At a time when coral reefs are dying at an alarming rate around the world, the Virgin Islands should be proud that a non-profit organisation here is spearheading an effort to bring some of them back to life.

About two years ago, volunteers with the Association of Reef Keepers attached hundreds of coral fragments to underwater PVC “trees” in two locations. This was not unprecedented, but it wasn’t common either: Only a handful of similar projects were being carried out abroad at the time.

The fragments grew quickly, and last month volunteers grafted them on to reefs at Smugglers Cove. Reefs off Virgin Gorda and Great Camanoe are next.

The programme’s success is good news indeed considering the state of the VI’s coral, which has largely died off in the waters around the territory’s more heavily developed areas. If the ARK project succeeds — and we see no reason it shouldn’t — it has the potential to make a big difference.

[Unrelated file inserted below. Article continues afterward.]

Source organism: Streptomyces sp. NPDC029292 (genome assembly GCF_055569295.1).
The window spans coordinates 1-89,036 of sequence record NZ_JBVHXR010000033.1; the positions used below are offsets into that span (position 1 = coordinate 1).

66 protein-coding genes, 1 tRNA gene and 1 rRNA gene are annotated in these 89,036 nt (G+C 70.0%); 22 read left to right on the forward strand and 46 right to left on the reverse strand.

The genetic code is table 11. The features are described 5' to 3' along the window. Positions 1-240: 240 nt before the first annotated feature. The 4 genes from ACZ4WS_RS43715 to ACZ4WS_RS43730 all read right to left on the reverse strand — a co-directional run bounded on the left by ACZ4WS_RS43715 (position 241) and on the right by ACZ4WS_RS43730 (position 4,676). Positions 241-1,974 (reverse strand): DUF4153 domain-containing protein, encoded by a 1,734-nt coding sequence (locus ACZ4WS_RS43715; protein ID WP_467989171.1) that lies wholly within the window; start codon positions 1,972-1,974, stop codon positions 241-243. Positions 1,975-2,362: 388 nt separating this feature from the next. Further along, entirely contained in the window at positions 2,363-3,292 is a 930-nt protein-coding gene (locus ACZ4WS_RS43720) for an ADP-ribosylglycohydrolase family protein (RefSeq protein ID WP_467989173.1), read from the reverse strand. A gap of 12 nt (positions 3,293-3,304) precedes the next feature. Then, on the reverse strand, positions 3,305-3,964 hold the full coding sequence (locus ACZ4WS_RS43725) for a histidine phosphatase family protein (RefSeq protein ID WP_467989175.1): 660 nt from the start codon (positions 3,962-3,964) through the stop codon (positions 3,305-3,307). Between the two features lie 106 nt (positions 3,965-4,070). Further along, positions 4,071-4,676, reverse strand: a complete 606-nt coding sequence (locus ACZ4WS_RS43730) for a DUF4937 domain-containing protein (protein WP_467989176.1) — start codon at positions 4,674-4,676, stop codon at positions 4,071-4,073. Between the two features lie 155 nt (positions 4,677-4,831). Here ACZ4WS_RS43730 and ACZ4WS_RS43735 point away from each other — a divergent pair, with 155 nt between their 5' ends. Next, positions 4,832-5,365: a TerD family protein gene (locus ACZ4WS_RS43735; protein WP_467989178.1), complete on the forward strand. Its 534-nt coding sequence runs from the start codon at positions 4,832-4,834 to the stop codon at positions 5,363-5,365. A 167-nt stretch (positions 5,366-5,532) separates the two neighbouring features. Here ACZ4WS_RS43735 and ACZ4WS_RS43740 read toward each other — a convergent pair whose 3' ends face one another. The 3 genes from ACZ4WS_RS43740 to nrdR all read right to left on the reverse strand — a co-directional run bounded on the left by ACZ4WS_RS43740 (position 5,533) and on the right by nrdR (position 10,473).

Nevertheless, it will not save the territory’s reefs by itself. Much more needs to be done in this regard.

Accordingly, we hope that ARK’s efforts will help raise awareness about a critical problem and spur the entire community into action. The transplanting project sets a good example of the sort of collaboration that is needed: Though spearheaded by ARK, it also has the backing of the government, volunteers and other partners.

Moving forward, we hope that such support will grow as more government agencies, businesses, organisations and individuals come on board.

Meanwhile, VI leaders should review the legislative regime designed to protect coral in the territory. Even when sound regulations exist, they are often selectively enforced or ignored entirely. Coral has suffered greatly as a result.

Given the importance of reefs to the VI’s marine environment, tourism economy, and quality of life, we believe that ARK is tackling one of the territory’s biggest problems.

Kudos to the organisation and its partners for leading the way toward a better tomorrow.